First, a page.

OTTAWA — Canada’s national annual inflation rate was 3.0 per cent in July, Statistics Canada says. The agency also released rates for major cities, but cautioned that figures may have fluctuated widely because they are based on small statistical samples (previous month in brackets):
— St. John’s, N.L.: 2.4 per cent (2.0)
— Charlottetown−Summerside: 3.6 (3.0)
— Halifax: 2.5 (2.1)
— Saint John, N.B.: 2.7 (2.2)
— Quebec: 1.8 (1.6)
— Montreal: 2.2 (1.8)
— Ottawa: 3.2 (2.5)
— Toronto: 3.0 (2.5)
— Thunder Bay, Ont.: 2.5 (2.0)
— Winnipeg: 3.2 (2.5)
— Regina: 3.3 (2.7)
— Saskatoon: 3.1 (2.6)
— Edmonton: 3.8 (3.1)
— Calgary: 3.3 (2.6)
— Vancouver: 3.3 (3.0)
— Victoria: 2.6 (2.1)
— Whitehorse, Yukon: 3.7 (2.9)
— Yellowknife, NWT: 3.3 (1.9)
— Iqaluit, Nunavut: 4.5 (2.7)
The Canadian Press
HERE'S MORE INFORMATION ON THE INFLATION INCREASE ACROSS CANADA
OTTAWA — Canada’s annual inflation rate in July hit its highest level in nearly seven years as gasoline prices and the cost of air transportation pushed prices higher.
Statistics Canada said Friday the consumer price index for last month was up 3.0 per cent on a year−over−year basis, compared with a 2.5 per cent increase in June.
Economists had expected a year−over−year inflation rate of 2.5 per cent, according to Thomson Reuters Eikon.
The result, the highest reading since September 2011, put inflation at the top end of the Bank of Canada’s target range of one to three per cent.
CIBC economist Andrew Grantham said the reading "at least modestly" increased the odds of a September interest rate hike by the Bank of Canada.
"We continue to lean toward an October rate hike rather than September. However, a big upside surprise in Q2 GDP could tip the balance on that," Grantham wrote in a report.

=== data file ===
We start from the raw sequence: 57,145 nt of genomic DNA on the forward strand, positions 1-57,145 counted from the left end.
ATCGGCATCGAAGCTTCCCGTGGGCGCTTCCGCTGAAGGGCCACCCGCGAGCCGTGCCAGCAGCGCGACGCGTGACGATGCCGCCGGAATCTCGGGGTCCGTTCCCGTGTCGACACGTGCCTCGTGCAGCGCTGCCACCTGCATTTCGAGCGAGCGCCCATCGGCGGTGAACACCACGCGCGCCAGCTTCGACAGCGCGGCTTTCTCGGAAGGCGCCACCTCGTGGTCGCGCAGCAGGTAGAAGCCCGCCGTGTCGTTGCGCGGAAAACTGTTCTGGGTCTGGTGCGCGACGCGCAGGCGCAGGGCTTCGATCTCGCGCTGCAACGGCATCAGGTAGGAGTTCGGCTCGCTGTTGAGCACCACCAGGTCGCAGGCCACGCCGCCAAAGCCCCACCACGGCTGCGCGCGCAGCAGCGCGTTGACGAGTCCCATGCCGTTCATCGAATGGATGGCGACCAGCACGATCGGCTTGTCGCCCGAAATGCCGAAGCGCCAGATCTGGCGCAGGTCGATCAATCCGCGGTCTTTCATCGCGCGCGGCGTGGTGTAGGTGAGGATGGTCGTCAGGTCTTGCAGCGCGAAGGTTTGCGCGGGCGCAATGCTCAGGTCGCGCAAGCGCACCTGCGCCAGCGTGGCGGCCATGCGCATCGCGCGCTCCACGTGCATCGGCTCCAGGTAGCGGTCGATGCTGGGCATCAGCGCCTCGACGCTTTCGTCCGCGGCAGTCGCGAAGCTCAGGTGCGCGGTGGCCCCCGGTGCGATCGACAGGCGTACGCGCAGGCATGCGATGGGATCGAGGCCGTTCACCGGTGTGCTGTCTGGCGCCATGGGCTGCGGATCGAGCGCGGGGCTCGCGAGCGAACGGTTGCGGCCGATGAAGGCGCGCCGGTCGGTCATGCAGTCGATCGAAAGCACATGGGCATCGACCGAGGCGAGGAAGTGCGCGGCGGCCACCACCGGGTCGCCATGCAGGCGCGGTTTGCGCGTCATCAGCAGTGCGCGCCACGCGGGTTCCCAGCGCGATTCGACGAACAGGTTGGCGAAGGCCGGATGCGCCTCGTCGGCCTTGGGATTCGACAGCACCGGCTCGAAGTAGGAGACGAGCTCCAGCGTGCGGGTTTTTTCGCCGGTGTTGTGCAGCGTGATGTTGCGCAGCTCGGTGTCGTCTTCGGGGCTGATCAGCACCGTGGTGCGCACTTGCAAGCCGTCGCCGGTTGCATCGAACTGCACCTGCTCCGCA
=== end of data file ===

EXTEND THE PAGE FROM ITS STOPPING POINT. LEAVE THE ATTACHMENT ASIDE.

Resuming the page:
Second−quarter GDP figures are set to be released Aug. 30.
The Canadian dollar rose after the latest inflation report was released, reflecting the increased chance of higher interest rates.
Earlier this summer, the Bank of Canada predicted inflation to move as high as 2.5 per cent — due to temporary factors like higher gas prices — before it settles back down to two per cent late next year.
The Bank of Canada can raise interest rates to help prevent inflation from climbing too high. The central bank raised its trend−setting interest rate to 1.5 per cent earlier this summer.
However, the average of Canada’s three measures of core inflation, which leave out more−volatile data like pump prices and are closely watched by the central bank, rose last month to 2.0 per cent compared with 1.96 per cent in June.
Benjamin Reitzes, Canadian rates and macro strategist at the Bank of Montreal, said one month did not make a trend and added that core inflation remains stable.
"At this point it would take more than one month I think to really change the narrative generally around inflation," he said.
"The overall backdrop for inflation hasn’t changed all that much."
Reitzes noted the Bank of Montreal continues to expect the central bank to keep its key interest rate target on hold at its Sept. 5 announcement, but raise it in October.
All eight major components of the consumer price index rose on a year−over−year basis in July with the transportation index being the largest contributor with an 8.1 per cent increase.
A 25.4 per cent increase in the price of gasoline and a 28.2 per cent increase in the cost of air transportation compared with a year ago helped push overall prices higher.
Food purchased from restaurants also gained 4.4 per cent, while mortgage interest costs rose 5.2 per cent.
On the flip side, telephone service costs were down 5.1 per cent and traveller accommodations slipped 4.1 per cent compared with a year ago.
In a separate report, Statistics Canada estimated the direct impact of tariffs on U.S. imports implemented earlier this year on the consumer price index to be up to 0.07 percentage points.
"An amount of up to $600 million of tariffs per year may be passed through to consumer prices, which may cause a decimal place increase in the posted CPI change during a limited period of time," the agency said.
Craig Wong, The Canadian Press